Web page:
Appreciation – Gunadasa Mabarana
Posted on August 20th, 2010

By Dr. Tilak S. Fernando

Gunadasa Mabarana’s  sudden death, while he attended his mother’s  funeral in Sri Lanka came as a bolt from the blue and  shocked me with numbness because Mabarana seemed to be in the pink of health when I saw him last in London. As a Buddhist, one needs to reconcile to the inevitable death we all have to face one day, but I felt there was no urgency for him to answer the call from above so soon.

 I first met Gunadasa Mabarana in London over a decade ago.  Hailing from a rural background in the deep down of South, he worked in Colombo as a Labour Officer attached to the Department of Labour at Narahenpita. His determination to progress in a professional career prompted him to read a LLB External Law Degree  at Aquinas University simultaneously.

 At Law College he had the privilege of moving with  some undergraduates  who, later in the years, became prominent personalities and eminent Lawyers and Politicians such as Harsha Abewardane, Ossie Abgunasekara,  Imthias Bakeer Marker, Mohan Gunasekara, Kusal Gunathilake, Ravi Appadurai, Jith Tambaiah, Justin Suraweera, Justices Gamini Aberatne,  P.B. Warawewa, as well as, Ananda Kasturiarachchi, Ananda Thennakoon (now in the UK) and Sunada Herath.  His other contemporaries included Kusal Jayathilake, Mahinda Wijesekara, Sarath Koongahage, the late Amarasiri Dodangoda,   Dharmadasa Banda and Shantha Senadheera (currently practicing Lawyer in London). President Mahinda Rajapakse was two years senior to him.

 Shantha Senadheera  recalls   Mabarana being  actively involved with the UNP Student Union activities at Aquinas and had once sought nomination too to stand for parliamentary elections from the Mulkirigala Electorate. He took oaths as an Attorney-at-law in 1979 and decided to bid good bye to his job as Labour officer to take off to the  UK for  higher studies.

 For a good measure of time in the UK, he was prevented from visiting Sri Lanka due to stringent restrictions attached to his passport, yet  he had family responsibilities to sort out –  the welfare of his wife and two  young children at home.  During all those uncertain years in London, Mabarana had a score of plans for his family; once he confided in me his desire to get down his daughter to England for higher studies. He was full of ambitions.

 With the help of his legal knowledge and perhaps identifying the loop holes in the Immigration Laws in the UK he managed to stand on his own feet and become a partner of an English Law firm in Croydon, South East of London. Over a dispute on a partnership issue Mabarana decided to throw the towel in  ( at a considerable financial loss) and registered his own legal firm as Gunadasa Mabarana & Co., Solicitors, and started operating from Kilburn High Street in North West of London, covering  areas of immigration and law-breaking.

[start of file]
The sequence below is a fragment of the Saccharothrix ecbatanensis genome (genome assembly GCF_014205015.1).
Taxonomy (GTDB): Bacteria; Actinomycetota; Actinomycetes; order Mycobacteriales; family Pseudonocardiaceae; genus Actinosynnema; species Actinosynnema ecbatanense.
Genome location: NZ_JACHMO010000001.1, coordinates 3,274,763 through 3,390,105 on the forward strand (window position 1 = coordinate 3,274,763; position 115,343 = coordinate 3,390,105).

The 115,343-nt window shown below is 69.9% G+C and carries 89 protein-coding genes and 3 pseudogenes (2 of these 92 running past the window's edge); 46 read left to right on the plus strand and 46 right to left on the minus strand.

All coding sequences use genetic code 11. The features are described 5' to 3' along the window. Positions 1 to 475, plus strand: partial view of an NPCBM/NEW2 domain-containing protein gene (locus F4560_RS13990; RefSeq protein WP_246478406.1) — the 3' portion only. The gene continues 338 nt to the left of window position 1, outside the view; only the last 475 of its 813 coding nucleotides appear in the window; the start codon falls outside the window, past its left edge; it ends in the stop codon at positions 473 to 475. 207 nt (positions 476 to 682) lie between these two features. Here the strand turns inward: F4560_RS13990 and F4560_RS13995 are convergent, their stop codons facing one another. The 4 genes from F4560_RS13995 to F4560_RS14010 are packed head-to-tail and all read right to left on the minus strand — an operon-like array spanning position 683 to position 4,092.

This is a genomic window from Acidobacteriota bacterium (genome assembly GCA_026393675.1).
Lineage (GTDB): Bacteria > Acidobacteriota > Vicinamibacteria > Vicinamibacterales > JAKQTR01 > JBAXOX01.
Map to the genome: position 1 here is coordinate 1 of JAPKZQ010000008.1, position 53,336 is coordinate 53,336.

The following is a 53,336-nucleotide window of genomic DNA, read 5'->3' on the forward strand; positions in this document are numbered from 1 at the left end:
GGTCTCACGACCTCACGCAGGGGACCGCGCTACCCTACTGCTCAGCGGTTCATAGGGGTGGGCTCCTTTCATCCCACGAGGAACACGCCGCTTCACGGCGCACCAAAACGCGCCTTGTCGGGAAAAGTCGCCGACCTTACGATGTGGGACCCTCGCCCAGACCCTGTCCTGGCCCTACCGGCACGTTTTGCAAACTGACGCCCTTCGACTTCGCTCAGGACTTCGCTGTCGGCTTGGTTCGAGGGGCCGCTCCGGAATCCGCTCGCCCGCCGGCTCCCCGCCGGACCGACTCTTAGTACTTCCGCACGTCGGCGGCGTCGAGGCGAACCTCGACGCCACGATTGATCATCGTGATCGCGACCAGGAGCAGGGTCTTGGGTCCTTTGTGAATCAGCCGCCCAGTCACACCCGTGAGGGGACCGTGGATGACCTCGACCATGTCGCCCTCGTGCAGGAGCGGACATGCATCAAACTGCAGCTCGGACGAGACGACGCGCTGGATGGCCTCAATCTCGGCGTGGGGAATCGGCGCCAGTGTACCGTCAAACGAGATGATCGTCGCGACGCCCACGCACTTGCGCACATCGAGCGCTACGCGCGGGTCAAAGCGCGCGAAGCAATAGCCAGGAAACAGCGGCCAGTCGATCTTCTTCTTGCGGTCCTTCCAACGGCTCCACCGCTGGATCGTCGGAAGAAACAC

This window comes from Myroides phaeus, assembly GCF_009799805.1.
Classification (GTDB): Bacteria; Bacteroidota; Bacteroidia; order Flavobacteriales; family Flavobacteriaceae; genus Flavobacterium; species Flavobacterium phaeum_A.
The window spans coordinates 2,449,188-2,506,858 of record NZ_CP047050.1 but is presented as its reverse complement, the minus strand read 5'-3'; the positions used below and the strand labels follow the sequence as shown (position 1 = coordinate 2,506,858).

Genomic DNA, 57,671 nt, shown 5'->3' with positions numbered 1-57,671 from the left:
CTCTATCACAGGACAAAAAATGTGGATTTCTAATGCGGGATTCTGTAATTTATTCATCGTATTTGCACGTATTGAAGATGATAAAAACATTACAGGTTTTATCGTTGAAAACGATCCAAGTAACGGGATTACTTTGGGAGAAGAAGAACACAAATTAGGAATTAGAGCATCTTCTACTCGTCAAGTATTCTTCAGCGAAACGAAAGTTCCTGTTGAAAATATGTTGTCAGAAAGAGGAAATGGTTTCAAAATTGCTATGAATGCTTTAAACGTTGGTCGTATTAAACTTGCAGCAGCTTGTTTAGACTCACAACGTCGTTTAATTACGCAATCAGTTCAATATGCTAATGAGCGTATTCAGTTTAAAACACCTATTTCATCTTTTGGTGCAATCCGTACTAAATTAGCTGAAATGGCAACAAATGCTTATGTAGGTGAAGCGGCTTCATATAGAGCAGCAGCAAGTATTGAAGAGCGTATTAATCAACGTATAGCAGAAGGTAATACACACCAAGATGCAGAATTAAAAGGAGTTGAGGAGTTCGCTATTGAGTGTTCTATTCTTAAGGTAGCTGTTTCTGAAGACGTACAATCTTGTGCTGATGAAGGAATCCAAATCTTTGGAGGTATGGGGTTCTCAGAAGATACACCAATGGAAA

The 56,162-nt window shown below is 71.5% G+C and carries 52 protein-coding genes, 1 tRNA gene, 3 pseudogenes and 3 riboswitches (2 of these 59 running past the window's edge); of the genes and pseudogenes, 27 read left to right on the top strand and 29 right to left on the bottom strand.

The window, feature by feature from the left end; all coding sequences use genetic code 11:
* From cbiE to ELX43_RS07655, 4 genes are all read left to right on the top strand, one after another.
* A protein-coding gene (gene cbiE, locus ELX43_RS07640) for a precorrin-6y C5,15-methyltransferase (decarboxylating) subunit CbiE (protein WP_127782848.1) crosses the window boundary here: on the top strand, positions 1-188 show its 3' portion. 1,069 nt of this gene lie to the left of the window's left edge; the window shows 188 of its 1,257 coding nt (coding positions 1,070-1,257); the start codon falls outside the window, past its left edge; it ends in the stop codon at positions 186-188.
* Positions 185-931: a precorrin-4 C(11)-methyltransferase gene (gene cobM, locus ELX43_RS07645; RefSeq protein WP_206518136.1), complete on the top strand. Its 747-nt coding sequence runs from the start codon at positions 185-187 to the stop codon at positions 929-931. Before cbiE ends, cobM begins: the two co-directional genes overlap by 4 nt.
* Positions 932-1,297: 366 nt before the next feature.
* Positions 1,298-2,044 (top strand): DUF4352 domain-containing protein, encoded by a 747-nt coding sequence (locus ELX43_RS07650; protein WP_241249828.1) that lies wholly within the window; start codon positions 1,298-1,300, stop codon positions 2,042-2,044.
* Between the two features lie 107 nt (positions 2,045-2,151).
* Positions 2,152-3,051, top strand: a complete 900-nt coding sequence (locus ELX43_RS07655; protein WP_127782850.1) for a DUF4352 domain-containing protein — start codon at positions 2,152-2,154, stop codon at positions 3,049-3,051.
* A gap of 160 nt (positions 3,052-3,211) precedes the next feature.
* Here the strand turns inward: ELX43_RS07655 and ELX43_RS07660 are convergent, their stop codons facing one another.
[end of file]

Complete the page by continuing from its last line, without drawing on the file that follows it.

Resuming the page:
In the UK, he was closely associated with the London Buddhist Vihara  ( and other temples) and was also actively caught up with the Sinhala  Bala Madalaya and other Sinhala Organisations  to stand up and fight against the terrorist activities in Sri Lanka that had reached the zenith and LTTE sympathizers in the West  were  having a heyday  in disseminating adverse propaganda against Sri Lanka  from London.

 With his atypical penetrating tone (which characterized him as a unique personality ( ah!  Mabarana !) he became an icon among the Sri Lankan Diaspora in the UK. He never allowed his afflicted knowledge of spoken English as an impediment to stand-up fight against the LTTE terrorist activities or bravely defend a client in a court of law in London. In his own peculiar manner he had cultivated many English friends and was seen hob nobbing with   Conservative as well as Labour members of parliament with a single pointed view of safeguarding the good name of his motherland.  He clandestinely worked as a self appointed “ƒ”¹…”incognito agent and informant’ to report LTTE sympathisers’ terrorist activities in London to the British and Sri Lankan authorities.  He took up the membership of the British Labour Party and associated closely with British Parliamentarians who were sympathetic towards Sri Lanka.

 In 2002 Gunadasa Mabarana organised the Sri Lankan Lawyers Association in the UK for the first time in England under one roof, identifying it as a big milestone which attracted a recorded number of Sri Lankan lawyers. Among them were eminent barristers-at-law Messrs. Munasinghe and Desmond de Silva whom Mabarana  had coaxed ( Desmond de Silva)  to be the President of the  new Association.

 I noticed him last participating in a victory parade at London Westminster last June organized by Sri Lankan expatriates to celebrate the annihilation of the LTTE.  Mabarana carried the Lion Flag majestically ringing out loud slogans at the LTTE terrorist sympathizers who were still demonstrating at Parliament Square. He was no doubt a true patriot and a born survivor who continued to live in London until he visited his mother’s funeral in Sri Lanka a few days ago.

 Gunadasa Mabarana was a simple man with a compassionate heart who was willing to extend a helping hand to any genuine cause or person in need. While some were fond of him (despite his human weaknesses) naturally, there were others who were critical of him, which is a common weakness among human beings.

 To me, personally, he was a good friend and a humble man who helped me immensely in my journalistic tasks while I was the London Correspondent for Sri Lankan English Newspapers.

 Gunadasa Mabarana’s demise will not simply end like a mid morning dream or a few letters written on sand, but his name and his fond memories remain with me forever.   

 May he attain Nibbana.

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